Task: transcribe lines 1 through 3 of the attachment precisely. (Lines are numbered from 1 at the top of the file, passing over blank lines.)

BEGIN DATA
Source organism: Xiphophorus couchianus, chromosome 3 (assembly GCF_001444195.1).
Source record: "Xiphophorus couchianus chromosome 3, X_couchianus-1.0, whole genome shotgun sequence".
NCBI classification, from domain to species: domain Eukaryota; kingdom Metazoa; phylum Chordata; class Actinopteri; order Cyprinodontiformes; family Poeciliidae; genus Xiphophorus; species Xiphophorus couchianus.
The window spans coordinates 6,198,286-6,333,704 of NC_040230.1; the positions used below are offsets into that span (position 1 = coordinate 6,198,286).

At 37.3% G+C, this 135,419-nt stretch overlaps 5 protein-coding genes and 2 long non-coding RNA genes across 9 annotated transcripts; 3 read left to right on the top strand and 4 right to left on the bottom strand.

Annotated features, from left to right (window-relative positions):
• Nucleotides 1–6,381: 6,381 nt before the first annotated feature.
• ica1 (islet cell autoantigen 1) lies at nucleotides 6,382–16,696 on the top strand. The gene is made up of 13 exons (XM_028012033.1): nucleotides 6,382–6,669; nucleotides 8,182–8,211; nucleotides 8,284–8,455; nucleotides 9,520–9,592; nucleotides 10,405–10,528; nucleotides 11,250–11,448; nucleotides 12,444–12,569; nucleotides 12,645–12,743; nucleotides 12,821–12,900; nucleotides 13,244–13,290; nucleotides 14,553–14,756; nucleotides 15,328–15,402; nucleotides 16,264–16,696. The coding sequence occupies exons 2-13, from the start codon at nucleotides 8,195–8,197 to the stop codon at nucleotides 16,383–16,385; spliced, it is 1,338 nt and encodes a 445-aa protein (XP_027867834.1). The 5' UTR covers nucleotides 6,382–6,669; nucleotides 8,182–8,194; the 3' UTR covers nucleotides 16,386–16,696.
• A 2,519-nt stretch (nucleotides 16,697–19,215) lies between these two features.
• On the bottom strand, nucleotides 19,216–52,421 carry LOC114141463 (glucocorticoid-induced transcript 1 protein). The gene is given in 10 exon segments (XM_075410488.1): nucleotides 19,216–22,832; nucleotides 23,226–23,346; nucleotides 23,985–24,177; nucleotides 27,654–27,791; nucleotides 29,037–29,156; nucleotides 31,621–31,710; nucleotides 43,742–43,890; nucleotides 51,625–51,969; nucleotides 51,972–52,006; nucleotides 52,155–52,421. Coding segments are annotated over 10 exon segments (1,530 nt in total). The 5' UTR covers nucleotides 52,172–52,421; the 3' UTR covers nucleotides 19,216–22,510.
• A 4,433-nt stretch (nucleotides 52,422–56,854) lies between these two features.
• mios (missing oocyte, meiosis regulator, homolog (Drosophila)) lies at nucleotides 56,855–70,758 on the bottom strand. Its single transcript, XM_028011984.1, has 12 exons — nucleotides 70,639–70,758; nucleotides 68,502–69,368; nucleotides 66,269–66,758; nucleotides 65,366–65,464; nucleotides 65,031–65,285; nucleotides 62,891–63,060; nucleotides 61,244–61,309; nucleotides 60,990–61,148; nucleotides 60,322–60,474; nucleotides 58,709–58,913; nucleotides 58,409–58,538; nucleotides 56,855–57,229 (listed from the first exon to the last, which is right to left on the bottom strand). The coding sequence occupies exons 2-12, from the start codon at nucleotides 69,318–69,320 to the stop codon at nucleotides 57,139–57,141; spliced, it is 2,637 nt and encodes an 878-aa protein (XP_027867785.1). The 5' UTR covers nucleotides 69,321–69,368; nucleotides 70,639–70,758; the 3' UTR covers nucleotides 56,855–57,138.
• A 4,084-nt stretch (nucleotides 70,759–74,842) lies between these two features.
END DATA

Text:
Source organism: Xiphophorus couchianus, chromosome 3 (assembly GCF_001444195.1).
Source record: "Xiphophorus couchianus chromosome 3, X_couchianus-1.0, whole genome shotgun sequence".
NCBI classification, from domain to species: domain Eukaryota; kingdom Metazoa; phylum Chordata; class Actinopteri; order Cyprinodontiformes; family Poeciliidae; genus Xiphophorus; species Xiphophorus couchianus.